Researchers at CrowdStrike have discovered a new hacking campaign that targets cloud infrastructure around the world in service of a cryptojacking scheme.

The campaign – dubbed "Kiss-A-Dog" – dates back to at least September, when a CrowdStrike honeypot first began picking up signs of attacks targeting vulnerable Docker and Kubernetes instances. The name given to the campaign derives from the domain name used by attackers to fetch the Python-coded malware payload: kiss[.]a-dog[.]top.

It leverages multiple command and control servers to escape containerized environments and gain root privileges, while using kernel and user rootkits for obfuscation, creating backdoors, lateral movement and persistence. The attackers also demonstrated the ability to detect and uninstall third-party cloud monitoring services.

Once they gained a foothold within a compromised container, the threat actors sought to compile network scanning tools to look for additional cloud servers running Docker and Kubernetes.

And there are plenty to find. According to Shodan, there are more than 68,000 vulnerable Kubernetes instances (16,915 in the U.S.) and 13,000 Docker instances (2,320 in the U.S.) exposed to the internet globally.

Vulnerable Kubernetes instances exposed to the internet. (Source: Shodan and CrowdStrike)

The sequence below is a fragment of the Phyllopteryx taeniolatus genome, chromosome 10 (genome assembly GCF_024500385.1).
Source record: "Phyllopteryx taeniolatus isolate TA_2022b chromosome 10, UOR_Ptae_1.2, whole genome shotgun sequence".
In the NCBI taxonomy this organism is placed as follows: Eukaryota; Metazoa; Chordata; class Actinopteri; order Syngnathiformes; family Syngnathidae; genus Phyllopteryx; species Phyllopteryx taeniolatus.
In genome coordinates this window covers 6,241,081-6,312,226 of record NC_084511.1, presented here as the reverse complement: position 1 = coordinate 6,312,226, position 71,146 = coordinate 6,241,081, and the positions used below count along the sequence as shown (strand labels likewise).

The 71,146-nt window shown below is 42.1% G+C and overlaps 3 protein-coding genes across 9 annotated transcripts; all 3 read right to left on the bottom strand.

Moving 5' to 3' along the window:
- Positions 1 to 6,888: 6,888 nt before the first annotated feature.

Vulnerable Docker instances exposed to the internet. (Source: Shodan and CrowdStrike)

According to researchers, the ultimate goal was to harness victims’ computing power to install XMRig and mine cryptocurrency. While these attacks have been happening for some time before they were first observed by CrowdStrike, a parallel crash of the cryptocurrency market over the summer likely “muffled” their visibility and impact at first.

“The campaigns by cryptojacking groups last from days to months depending on the success rate,” wrote Manoj Ahuje, senior threat researcher for cloud security. “As cryptocurrency prices have dropped, these campaigns have been muffled in the past couple of months until multiple campaigns were launched in October to take advantage of a low competitive environment.”

CrowdStrike doesn’t make a firm attribution around the campaign, but does note that multiple attacks emanated from command and control servers that were previously used by TeamTNT, a hacking group known to target cloud and container environments.

Research from Trend Micro released Oct. 19 tracks a very similar-sounding cryptomining campaign from actors that also target cloud containers, use TeamTNT routines and install XMRig on victim servers. However, Trend Micro senior threat researcher Sunil Bharti wrote that “analysis of the attack patterns and other technical details of the code has also led us to believe that the routines are mimicking TeamTNT’s arsenal, but are likely deployed by another cryptocurrency mining group named WatchDog.”